Choose The Right School

Written by admin on August 12th, 2011

Now that the admission committees have handed you their decisions, it is time for you to choose which college to attend. For some, this choice is easy. Maybe you were admitted early decision or have a clear first choice. For others, the decision is more difficult. Perhaps you have not visited many of the schools on your list, maybe you and your parents disagree about what is best for your future, or perhaps you just can’t seem to figure out what you want.
No matter the reason, you must decide by the May 1st reply date. What should you do?

Are you choosing between two schools or several? Have you narrowed down your choices? Are you comparing financial aid packages? Are you trying to get taken off a wait list at a school? What are the factors that you will use to make your decision?

Now that you know what your options are, it is time to begin or continue your research. Hopefully you already know why each school is on your list. Review what you have learned and continue to learn about the schools. What are you looking for? What does each school offer? Consider how each school matches your interests: academic, extracurricular, social, and otherwise. Use the schools websites, talk to friends, e-mail professors, visit the campuses. Have discussions with your family and others you trust.
If you have not already visited the schools on your list, now is the time. One college applicant, Scott, visited the schools on his list only after he received his acceptance letters. Doing so gave him a new perspective on his choices: I had applied to the University of Wisconsin-Madison on my counselor’s recommendation. I didn’t really think I would ever go there because it was so far away from home and I always thought of Wisconsin as a place of pastures and cows. But when I visited, I felt at home. The students were friendly, the classes were tough, and I had no idea Madison had such a fun night life.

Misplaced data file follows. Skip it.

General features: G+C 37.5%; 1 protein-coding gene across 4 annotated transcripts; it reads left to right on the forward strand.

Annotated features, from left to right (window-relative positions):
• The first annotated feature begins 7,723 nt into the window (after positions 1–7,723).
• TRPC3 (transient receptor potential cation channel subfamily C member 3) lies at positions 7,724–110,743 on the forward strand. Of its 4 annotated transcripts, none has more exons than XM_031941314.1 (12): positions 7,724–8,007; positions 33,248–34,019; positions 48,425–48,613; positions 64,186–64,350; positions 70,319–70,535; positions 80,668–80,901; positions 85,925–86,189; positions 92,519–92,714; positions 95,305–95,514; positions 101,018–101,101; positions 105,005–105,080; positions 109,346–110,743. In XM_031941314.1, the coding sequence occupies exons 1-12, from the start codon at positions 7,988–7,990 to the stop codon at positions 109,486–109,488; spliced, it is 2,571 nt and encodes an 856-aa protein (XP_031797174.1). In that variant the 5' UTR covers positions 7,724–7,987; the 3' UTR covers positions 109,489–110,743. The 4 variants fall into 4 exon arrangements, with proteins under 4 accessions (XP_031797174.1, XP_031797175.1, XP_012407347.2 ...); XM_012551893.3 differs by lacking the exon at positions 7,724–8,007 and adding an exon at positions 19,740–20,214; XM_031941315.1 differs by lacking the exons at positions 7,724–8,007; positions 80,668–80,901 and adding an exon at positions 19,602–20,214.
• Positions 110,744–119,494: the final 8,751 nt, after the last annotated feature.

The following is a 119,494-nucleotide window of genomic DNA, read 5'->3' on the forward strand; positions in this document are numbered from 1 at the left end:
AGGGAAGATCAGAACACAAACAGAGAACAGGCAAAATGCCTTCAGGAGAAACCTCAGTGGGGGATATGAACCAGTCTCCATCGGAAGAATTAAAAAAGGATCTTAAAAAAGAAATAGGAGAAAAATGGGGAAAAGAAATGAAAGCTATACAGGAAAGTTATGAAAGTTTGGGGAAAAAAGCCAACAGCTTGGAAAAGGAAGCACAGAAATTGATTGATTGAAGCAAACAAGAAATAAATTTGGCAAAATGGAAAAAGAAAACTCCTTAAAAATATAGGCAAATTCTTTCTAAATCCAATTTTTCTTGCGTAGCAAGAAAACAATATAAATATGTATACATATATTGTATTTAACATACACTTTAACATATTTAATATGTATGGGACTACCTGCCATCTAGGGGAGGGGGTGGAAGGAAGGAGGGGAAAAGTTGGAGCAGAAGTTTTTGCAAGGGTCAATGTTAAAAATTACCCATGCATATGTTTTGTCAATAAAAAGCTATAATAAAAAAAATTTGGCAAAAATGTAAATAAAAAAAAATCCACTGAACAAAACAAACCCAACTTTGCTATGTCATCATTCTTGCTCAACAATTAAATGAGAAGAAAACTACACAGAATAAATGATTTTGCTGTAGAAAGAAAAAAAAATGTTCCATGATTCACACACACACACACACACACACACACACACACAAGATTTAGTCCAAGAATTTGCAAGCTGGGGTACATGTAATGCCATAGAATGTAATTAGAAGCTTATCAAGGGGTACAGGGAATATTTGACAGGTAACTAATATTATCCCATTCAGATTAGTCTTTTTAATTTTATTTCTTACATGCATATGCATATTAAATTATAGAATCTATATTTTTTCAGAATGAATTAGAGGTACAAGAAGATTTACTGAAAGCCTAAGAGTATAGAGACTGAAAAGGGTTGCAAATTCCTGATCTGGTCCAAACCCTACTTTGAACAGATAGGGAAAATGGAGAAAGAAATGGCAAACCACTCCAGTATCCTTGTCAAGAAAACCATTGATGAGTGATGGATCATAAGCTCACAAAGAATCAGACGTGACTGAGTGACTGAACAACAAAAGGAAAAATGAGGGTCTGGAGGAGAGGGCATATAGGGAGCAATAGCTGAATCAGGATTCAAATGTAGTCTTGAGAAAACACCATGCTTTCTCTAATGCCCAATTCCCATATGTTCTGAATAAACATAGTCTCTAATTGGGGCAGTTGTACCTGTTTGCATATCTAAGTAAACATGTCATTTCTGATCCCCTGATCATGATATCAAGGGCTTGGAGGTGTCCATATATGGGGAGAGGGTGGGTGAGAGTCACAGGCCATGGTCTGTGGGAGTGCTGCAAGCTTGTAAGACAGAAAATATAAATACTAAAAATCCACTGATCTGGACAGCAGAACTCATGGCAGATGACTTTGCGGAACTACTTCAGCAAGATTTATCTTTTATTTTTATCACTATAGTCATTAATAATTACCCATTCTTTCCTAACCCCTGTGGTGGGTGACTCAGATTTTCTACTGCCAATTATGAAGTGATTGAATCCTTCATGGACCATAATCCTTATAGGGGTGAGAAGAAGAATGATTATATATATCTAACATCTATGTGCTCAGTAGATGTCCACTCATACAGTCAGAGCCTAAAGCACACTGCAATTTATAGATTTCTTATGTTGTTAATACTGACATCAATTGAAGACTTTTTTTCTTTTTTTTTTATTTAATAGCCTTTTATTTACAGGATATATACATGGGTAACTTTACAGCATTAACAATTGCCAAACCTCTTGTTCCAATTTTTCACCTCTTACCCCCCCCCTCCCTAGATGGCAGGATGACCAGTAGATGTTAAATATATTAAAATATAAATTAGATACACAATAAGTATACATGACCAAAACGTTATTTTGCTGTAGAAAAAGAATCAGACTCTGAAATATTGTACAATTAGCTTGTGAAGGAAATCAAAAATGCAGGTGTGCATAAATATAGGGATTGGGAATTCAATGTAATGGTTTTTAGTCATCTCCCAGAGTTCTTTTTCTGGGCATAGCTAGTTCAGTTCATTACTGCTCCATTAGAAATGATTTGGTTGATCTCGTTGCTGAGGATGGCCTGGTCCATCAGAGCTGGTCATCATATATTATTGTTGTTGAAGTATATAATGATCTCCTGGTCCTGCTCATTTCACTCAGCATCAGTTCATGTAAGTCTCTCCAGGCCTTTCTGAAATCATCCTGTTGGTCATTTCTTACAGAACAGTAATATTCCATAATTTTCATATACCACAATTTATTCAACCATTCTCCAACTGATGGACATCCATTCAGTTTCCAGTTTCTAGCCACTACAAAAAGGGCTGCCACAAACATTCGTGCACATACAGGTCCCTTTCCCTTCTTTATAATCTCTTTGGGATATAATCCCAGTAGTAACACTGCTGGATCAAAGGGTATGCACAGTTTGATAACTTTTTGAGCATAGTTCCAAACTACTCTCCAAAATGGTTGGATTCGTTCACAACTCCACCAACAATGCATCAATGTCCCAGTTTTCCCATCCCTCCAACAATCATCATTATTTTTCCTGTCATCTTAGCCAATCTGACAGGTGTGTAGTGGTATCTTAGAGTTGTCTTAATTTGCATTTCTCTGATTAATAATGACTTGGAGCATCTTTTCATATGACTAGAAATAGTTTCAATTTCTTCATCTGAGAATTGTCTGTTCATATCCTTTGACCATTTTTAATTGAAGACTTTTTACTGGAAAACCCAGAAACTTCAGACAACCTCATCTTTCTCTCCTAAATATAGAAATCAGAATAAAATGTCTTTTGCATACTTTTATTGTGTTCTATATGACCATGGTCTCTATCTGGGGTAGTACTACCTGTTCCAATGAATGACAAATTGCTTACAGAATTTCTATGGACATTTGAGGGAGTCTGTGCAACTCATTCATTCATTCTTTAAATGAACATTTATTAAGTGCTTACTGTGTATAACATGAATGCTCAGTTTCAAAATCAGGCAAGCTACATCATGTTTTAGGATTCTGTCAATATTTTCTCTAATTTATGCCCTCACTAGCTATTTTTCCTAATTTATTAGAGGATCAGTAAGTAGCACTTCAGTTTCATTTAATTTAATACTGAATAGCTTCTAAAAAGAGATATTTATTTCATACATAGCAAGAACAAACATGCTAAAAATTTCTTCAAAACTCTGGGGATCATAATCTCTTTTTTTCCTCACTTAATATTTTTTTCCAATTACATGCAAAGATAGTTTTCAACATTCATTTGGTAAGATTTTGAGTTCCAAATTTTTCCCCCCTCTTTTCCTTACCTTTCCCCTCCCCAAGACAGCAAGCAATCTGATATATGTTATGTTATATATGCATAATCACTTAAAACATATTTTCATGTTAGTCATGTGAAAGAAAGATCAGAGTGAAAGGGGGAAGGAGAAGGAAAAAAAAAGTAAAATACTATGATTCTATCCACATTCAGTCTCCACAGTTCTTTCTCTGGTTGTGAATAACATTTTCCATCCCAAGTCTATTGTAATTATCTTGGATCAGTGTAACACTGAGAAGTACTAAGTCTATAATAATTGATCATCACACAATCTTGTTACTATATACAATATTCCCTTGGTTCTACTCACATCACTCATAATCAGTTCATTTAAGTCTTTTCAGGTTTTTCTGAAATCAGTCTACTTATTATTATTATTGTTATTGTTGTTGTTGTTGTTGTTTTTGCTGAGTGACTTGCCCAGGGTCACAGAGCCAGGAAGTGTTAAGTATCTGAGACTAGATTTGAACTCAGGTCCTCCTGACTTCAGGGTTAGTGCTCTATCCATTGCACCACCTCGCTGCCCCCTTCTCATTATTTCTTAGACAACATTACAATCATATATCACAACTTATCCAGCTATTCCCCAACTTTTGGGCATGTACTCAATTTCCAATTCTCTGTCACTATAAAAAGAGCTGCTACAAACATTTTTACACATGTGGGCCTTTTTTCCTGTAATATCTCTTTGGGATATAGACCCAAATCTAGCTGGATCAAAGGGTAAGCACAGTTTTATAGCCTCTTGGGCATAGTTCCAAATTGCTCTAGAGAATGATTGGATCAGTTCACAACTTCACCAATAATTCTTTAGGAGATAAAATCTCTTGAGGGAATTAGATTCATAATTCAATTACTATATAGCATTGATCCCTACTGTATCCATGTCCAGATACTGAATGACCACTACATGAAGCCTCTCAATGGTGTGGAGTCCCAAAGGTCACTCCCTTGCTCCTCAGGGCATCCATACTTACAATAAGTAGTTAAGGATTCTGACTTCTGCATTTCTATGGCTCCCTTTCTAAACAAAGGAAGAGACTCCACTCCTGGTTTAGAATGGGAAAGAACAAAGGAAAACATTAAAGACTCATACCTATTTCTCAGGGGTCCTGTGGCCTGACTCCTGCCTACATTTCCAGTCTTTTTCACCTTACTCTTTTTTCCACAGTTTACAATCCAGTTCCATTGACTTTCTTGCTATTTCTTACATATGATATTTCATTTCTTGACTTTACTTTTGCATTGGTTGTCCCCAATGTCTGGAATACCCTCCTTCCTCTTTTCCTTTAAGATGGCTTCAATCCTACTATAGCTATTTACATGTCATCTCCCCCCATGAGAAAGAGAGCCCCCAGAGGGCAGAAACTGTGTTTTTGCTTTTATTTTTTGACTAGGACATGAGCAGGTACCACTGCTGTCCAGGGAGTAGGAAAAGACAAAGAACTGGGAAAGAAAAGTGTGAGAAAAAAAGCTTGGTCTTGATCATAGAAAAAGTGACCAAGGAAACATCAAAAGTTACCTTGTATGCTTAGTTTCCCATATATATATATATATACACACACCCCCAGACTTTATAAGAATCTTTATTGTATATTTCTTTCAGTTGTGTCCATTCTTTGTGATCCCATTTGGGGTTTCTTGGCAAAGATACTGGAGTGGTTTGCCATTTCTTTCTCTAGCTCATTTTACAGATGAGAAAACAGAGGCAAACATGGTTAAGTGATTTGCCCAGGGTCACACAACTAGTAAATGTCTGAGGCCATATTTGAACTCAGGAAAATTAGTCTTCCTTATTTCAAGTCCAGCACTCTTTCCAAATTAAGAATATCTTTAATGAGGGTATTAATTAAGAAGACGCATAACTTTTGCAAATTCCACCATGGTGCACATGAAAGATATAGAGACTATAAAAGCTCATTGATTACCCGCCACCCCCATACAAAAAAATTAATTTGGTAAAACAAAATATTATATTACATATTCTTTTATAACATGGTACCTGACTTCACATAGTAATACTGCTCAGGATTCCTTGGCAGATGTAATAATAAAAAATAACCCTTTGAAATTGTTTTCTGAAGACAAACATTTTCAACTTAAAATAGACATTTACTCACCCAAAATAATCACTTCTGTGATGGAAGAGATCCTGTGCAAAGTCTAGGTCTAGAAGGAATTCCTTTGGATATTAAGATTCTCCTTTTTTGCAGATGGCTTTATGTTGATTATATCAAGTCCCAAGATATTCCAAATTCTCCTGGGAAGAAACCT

We’ve been through the rational decision-making processes like making pro and con lists and prioritizing. However, intuition is often our best guide. Adam, now a few years out of college, recently said, I don’t know why exactly I chose Georgetown, but as soon as I got in I got excited. Somehow I just knew it would be the best place for me. And I was right. Pay attention to your gut. Trust yourself.

Here is the good news: there is no such thing as the wrong choice. Like any experience, college is what you make of it. Take advantage of opportunities, choose challenging classes, become involved in your interests, and your decision will have been the right one. Chances are you will be happy at any of the schools on your list. After all, you applied to them because you discovered they were good matches for you. If you later find you would rather be somewhere else, you can always consider the transfer option. But most students are happy with the choice they made, and graduates often look back, saying: I am glad I went where I did, but I think I would have been happy and successful at many colleges.

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